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THAILAND: Salesian missionaries hold collaborative meetings across the Thailand, Cambodia and Laos province to discuss future vision to best meet the needs of vulnerable youth

(MissionNewswire) Salesian missionaries working in the province that comprises Thailand, Cambodia and Laos recently wrapped up 10 weeks of collaboration culminating in a two-day meeting and training session that took place at the Bangkok provincial house in Thailand. Both rectors and provincial council members participated in the first part of the meeting with the second day bringing together more than 50 confreres to discuss a vision of continued support and work on behalf of vulnerable youth in the three countries.

During the collaboration, Salesian Father Václav Klement, Councilor for the East Asia-Oceania region, met with Salesian missionaries and contacted 10 others who are currently in formation or studying abroad. Father Klement posed the question, “What is the Salesian vision for youth in Thailand, Cambodia and Laos?” to nearly 1,700 teachers and full-time staff in Salesian education programs, parishes, boarding houses and oratories who then had the opportunity to share their vision and suggestions.

“There is a very broad field of mission and many human resources needed, especially in the almost 3,000 members of the 10 groups of the Salesian Family across the three countries,” said Fr. Klement.

More than 21,000 youth attend educational programs within the three-country province each day. These educational programs include academic schools, vocational training centers, technical schools and boarding houses that provide shelter and residence to more than 1,400 students.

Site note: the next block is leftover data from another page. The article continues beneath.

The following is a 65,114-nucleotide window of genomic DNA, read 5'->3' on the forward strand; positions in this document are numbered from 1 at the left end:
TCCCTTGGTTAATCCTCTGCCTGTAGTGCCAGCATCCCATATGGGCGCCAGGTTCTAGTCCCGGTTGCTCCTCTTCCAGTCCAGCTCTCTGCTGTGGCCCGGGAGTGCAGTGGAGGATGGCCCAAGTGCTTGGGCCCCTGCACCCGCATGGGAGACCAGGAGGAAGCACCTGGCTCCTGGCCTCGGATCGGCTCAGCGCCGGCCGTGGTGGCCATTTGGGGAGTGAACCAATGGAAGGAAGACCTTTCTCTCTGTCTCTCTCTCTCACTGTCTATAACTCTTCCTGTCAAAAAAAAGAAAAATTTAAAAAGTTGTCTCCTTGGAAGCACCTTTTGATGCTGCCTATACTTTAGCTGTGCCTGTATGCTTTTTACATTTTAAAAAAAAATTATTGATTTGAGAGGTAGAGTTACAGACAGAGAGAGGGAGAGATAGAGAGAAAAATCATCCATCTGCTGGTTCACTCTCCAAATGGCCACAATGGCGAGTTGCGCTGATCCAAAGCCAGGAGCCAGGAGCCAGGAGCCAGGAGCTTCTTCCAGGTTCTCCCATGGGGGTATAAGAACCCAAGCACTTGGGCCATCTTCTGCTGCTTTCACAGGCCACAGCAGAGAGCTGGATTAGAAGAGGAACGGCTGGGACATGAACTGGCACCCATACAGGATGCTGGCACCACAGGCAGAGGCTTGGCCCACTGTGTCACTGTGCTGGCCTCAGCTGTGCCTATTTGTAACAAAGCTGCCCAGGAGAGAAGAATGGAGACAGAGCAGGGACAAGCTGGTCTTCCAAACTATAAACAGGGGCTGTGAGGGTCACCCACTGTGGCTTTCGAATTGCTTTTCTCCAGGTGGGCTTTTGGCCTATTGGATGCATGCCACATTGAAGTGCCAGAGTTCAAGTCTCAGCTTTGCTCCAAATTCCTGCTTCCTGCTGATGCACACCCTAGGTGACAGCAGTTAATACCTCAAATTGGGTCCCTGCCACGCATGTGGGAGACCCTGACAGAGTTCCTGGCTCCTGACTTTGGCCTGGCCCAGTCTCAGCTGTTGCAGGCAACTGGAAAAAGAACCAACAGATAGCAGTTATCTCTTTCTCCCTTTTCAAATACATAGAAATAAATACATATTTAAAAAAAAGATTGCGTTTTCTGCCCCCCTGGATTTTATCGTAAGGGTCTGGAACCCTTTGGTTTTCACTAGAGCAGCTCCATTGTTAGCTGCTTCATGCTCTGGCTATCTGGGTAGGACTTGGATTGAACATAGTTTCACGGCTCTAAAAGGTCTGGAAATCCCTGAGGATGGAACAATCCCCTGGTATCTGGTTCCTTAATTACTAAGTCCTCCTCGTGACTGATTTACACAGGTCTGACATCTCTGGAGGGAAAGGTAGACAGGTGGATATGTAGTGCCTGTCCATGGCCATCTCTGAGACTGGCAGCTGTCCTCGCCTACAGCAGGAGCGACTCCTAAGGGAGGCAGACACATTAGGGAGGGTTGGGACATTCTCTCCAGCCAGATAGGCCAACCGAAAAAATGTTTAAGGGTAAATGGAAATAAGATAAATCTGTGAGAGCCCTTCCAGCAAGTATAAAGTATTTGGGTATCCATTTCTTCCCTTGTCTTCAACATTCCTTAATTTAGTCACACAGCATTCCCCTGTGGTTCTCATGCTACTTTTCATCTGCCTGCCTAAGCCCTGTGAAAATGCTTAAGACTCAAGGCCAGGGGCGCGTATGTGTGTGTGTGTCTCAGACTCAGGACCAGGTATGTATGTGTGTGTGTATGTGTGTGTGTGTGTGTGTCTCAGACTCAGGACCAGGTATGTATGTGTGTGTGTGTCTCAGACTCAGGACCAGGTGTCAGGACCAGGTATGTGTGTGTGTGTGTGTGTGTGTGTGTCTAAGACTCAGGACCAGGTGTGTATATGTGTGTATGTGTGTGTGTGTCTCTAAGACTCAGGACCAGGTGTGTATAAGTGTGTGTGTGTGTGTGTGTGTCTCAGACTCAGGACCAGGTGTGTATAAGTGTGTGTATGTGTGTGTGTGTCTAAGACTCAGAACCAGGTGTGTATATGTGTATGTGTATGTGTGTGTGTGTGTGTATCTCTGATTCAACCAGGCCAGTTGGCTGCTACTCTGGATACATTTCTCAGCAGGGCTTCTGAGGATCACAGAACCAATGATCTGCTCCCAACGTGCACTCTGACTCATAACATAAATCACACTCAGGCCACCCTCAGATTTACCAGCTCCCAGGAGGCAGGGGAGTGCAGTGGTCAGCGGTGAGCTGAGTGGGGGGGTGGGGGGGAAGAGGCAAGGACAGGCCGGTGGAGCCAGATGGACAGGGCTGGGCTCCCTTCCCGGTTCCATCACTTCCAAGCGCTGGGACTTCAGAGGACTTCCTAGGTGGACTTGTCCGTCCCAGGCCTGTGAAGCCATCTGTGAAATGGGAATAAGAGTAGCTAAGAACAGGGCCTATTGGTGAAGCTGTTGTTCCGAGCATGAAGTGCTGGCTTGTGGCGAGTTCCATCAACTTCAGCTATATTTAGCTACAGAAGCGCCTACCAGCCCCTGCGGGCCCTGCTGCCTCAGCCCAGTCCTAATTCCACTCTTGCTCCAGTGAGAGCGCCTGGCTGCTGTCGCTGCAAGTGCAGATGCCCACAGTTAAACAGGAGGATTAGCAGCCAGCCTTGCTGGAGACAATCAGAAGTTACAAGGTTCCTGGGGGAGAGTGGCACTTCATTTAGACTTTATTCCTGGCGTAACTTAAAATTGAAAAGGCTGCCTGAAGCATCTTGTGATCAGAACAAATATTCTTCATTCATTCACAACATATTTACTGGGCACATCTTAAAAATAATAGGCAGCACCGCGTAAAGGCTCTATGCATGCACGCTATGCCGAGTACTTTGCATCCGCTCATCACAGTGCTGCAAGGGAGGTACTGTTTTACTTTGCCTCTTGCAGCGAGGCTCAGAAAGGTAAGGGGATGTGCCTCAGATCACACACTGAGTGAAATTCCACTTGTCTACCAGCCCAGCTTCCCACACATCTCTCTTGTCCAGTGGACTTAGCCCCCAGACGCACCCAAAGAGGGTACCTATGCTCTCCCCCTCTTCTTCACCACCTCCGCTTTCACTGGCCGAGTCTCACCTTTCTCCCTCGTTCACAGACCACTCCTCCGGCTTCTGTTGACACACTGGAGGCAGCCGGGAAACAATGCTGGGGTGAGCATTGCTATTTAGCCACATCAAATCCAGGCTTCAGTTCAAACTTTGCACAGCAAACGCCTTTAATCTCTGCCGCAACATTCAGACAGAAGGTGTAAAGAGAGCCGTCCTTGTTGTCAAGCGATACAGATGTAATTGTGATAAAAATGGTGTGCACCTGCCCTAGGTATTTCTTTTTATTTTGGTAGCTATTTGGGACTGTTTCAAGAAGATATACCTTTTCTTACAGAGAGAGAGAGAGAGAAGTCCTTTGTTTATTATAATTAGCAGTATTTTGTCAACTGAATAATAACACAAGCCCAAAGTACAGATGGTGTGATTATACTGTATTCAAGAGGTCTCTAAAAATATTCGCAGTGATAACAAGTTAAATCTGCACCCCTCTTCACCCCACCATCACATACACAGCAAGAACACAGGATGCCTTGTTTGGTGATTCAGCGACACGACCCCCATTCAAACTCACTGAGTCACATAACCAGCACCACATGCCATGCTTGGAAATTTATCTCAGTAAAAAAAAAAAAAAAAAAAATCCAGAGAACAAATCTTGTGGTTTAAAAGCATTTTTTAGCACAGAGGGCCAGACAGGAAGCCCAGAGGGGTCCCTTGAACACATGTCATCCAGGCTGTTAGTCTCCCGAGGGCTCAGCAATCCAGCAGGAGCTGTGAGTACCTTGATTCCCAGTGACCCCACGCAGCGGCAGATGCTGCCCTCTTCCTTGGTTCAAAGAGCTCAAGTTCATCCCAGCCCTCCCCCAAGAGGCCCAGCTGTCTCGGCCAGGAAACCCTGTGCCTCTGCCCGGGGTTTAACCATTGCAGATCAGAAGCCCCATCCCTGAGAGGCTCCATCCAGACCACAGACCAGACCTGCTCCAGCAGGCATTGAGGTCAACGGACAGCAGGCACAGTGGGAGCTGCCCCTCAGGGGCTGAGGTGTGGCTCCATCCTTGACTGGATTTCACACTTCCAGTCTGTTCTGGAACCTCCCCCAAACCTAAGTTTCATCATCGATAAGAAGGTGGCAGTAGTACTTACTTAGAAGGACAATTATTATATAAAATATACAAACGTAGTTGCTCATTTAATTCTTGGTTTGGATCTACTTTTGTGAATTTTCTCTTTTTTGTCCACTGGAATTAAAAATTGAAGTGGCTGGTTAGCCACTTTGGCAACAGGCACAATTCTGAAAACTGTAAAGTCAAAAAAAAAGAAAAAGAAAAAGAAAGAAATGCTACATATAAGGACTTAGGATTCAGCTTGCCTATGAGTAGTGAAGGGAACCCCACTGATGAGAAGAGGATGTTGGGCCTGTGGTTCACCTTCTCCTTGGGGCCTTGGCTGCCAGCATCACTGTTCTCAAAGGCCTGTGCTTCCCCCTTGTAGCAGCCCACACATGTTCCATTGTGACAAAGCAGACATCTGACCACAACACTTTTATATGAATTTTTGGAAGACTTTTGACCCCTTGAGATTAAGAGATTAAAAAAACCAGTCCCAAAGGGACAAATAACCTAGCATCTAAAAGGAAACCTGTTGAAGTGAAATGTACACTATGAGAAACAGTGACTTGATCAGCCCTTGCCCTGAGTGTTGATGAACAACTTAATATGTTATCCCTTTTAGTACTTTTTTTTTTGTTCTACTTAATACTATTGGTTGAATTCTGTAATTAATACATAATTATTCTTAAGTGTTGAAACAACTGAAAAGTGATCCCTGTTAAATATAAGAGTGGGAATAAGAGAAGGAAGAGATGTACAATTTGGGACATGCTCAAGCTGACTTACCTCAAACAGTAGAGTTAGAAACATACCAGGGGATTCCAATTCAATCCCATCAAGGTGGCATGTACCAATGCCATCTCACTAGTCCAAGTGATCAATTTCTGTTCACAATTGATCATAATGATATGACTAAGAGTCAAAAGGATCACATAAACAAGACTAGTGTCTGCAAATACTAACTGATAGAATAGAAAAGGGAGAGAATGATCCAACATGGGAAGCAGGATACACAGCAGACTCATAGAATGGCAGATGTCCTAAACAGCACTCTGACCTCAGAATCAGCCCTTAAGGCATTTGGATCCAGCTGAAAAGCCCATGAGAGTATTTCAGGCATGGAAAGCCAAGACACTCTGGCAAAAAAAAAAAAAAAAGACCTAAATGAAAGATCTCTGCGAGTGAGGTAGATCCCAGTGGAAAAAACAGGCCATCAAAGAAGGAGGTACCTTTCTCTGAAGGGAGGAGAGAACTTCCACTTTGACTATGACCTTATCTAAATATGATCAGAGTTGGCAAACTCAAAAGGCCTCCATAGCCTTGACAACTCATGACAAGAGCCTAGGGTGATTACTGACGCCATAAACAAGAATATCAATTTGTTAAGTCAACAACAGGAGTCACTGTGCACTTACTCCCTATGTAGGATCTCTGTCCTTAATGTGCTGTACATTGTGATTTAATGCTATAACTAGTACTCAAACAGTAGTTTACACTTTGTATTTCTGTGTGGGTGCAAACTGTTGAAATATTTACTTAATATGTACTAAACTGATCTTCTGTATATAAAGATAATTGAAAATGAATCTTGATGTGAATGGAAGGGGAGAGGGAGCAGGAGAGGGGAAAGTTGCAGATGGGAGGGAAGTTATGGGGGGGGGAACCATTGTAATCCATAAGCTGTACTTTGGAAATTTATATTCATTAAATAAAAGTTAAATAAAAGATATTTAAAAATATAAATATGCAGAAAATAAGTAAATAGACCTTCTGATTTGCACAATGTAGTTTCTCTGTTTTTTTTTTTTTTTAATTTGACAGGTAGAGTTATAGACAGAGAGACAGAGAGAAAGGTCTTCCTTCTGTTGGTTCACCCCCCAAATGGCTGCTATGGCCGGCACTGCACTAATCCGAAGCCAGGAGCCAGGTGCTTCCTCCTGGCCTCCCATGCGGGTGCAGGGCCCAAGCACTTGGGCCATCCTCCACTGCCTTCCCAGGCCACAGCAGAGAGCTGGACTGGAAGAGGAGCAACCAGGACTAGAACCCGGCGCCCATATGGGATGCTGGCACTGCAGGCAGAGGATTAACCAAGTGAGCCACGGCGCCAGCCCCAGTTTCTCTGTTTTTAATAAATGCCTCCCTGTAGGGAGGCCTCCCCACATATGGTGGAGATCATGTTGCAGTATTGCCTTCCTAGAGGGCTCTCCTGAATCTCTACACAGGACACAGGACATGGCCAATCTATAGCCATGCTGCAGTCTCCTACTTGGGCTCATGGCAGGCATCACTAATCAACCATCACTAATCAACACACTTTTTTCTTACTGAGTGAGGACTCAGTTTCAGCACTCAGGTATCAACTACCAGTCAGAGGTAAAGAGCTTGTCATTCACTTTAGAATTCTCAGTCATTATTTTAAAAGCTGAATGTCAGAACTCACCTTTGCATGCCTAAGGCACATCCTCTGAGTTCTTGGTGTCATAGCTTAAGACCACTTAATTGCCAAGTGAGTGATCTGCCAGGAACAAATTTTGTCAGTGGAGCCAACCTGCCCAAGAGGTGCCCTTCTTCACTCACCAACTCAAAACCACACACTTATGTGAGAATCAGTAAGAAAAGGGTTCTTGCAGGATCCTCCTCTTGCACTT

During the workshop-style sharing segment of the two-day meeting, rectors and provincial councilors shared insights on their sources of happiness and their comfort zones and how to strengthen a sense of belonging for one province that comprises three countries. The goal is to work collaboratively but also tailor programs to best fit the needs of youth in diverse communities. Because Salesian missionaries live in the communities in which they work, they are especially skilled at creating programs and services that meet the unique needs of specific communities.

In Thailand, Salesian programs focus on education and workforce development in partnership with social development services that work to meet the basic needs of youth and their families living in poverty within the country.

Nearly 1,000 students attend each of the Salesian Professional Training Centers in Thailand. These centers mostly focus on students who have performed poorly in more traditional schools or have experienced challenges in learning. Those that graduate from the Salesian training courses are typically able to immediately find jobs because the courses are tailored to meet local demand.

In an innovative program, Salesian Father Carlo Velardo, the director of the Nonthaburi Skills Development Center for the Blind in Bangkok, trains 40 students with visual impairments through an intensive two-year educational program. When the program first started more than 35 years ago, students were taught trade skills in carpentry and woodworking. Some students were able to find work but many others were denied employment because local employers feared workplace injuries and were put off by the higher costs of insuring visually-impaired employees.

As a result, the program changed focus and in 1983 began training its students to become massage therapists. As an acknowledgement of the high-quality training offered and the program’s years of success, the Ministry of Public Health has begun to license graduates as doctors of Thai traditional massage. Most graduates are able to find work immediately and continue to hone their skills for many years. Through the program, the therapists-in-training see more than 150 clients each day.



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